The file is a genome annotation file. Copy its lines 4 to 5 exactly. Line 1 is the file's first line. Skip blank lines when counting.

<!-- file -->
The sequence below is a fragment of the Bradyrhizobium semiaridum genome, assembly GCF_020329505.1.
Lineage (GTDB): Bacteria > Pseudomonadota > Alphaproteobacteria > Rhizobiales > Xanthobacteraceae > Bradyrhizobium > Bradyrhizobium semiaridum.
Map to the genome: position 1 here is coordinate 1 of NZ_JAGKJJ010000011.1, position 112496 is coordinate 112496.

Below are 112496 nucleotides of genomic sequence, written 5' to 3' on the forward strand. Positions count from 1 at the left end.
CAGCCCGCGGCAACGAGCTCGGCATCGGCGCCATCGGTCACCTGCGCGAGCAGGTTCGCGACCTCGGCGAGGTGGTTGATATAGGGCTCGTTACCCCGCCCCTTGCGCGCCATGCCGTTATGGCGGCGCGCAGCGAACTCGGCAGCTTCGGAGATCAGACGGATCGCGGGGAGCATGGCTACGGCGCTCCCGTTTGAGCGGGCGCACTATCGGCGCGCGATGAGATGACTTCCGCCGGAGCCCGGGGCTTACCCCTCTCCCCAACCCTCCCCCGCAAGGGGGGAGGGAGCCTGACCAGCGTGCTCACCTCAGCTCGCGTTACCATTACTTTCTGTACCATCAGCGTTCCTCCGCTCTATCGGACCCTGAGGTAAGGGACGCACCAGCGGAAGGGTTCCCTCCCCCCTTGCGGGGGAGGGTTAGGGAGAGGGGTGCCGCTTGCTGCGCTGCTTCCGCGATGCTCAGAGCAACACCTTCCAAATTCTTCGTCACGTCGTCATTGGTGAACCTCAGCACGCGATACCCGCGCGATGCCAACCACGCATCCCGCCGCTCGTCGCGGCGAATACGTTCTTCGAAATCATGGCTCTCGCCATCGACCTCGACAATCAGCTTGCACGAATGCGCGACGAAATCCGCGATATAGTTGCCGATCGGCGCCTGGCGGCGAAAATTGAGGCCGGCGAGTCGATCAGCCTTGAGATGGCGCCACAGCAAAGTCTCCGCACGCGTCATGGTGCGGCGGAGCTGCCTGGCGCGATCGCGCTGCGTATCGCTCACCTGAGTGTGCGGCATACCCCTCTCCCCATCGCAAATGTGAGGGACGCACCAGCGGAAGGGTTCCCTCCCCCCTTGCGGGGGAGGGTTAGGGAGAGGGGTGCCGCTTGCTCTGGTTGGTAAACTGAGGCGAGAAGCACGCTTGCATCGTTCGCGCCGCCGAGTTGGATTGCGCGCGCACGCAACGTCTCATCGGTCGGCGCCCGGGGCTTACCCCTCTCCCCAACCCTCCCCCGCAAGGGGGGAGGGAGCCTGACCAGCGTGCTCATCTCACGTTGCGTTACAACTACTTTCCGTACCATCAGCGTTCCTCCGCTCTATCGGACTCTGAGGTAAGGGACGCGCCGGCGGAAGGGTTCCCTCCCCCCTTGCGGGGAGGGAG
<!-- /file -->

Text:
Below are 112496 nucleotides of genomic sequence, written 5' to 3' on the forward strand. Positions count from 1 at the left end.
CAGCCCGCGGCAACGAGCTCGGCATCGGCGCCATCGGTCACCTGCGCGAGCAGGTTCGCGACCTCGGCGAGGTGGTTGATATAGGGCTCGTTACCCCGCCCCTTGCGCGCCATGCCGTTATGGCGGCGCGCAGCGAACTCGGCAGCTTCGGAGATCAGACGGATCGCGGGGAGCATGGCTACGGCGCTCCCGTTTGAGCGGGCGCACTATCGGCGCGCGATGAGATGACTTCCGCCGGAGCCCGGGGCTTACCCCTCTCCCCAACCCTCCCCCGCAAGGGGGGAGGGAGCCTGACCAGCGTGCTCACCTCAGCTCGCGTTACCATTACTTTCTGTACCATCAGCGTTCCTCCGCTCTATCGGACCCTGAGGTAAGGGACGCACCAGCGGAAGGGTTCCCTCCCCCCTTGCGGGGGAGGGTTAGGGAGAGGGGTGCCGCTTGCTGCGCTGCTTCCGCGATGCTCAGAGCAACACCTTCCAAATTCTTCGTCACGTCGTCATTGGTGAACCTCAGCACGCGATACCCGCGCGATGCCAACCACGCATCCCGCCGCTCGTCGCGGCGAATACGTTCTTCGAAATCATGGCTCTCGCCATCGACCTCGACAATCAGCTTGCACGAATGCGCGACGAAATCCGCGATATAGTTGCCGATCGGCGCCTGGCGGCGAAAATTGAGGCCGGCGAGTCGATCAGCCTTGAGATGGCGCCACAGCAAAGTCTCCGCACGCGTCATGGTGCGGCGGAGCTGCCTGGCGCGATCGCGCTGCGTATCGCTCACCTGAGTGTGCGGCATACCCCTCTCCCCATCGCAAATGTGAGGGACGCACCAGCGGAAGGGTTCCCTCCCCCCTTGCGGGGGAGGGTTAGGGAGAGGGGTGCCGCTTGCTCTGGTTGGTAAACTGAGGCGAGAAGCACGCTTGCATCGTTCGCGCCGCCGAGTTGGATTGCGCGCGCACGCAACGTCTCATCGGTCGGCGCCCGGGGCTTACCCCTCTCCCCAACCCTCCCCCGCAAGGGGGGAGGGAGCCTGACCAGCGTGCTCATCTCACGTTGCGTTACAACTACTTTCCGTACCATCAGCGTTCCTCCGCTCTATCGGACTCTGAGGTAAGGGACGCGCCGGCGGAAGGGTTCCCTCCCCCCTTGCGGGGAGGGAG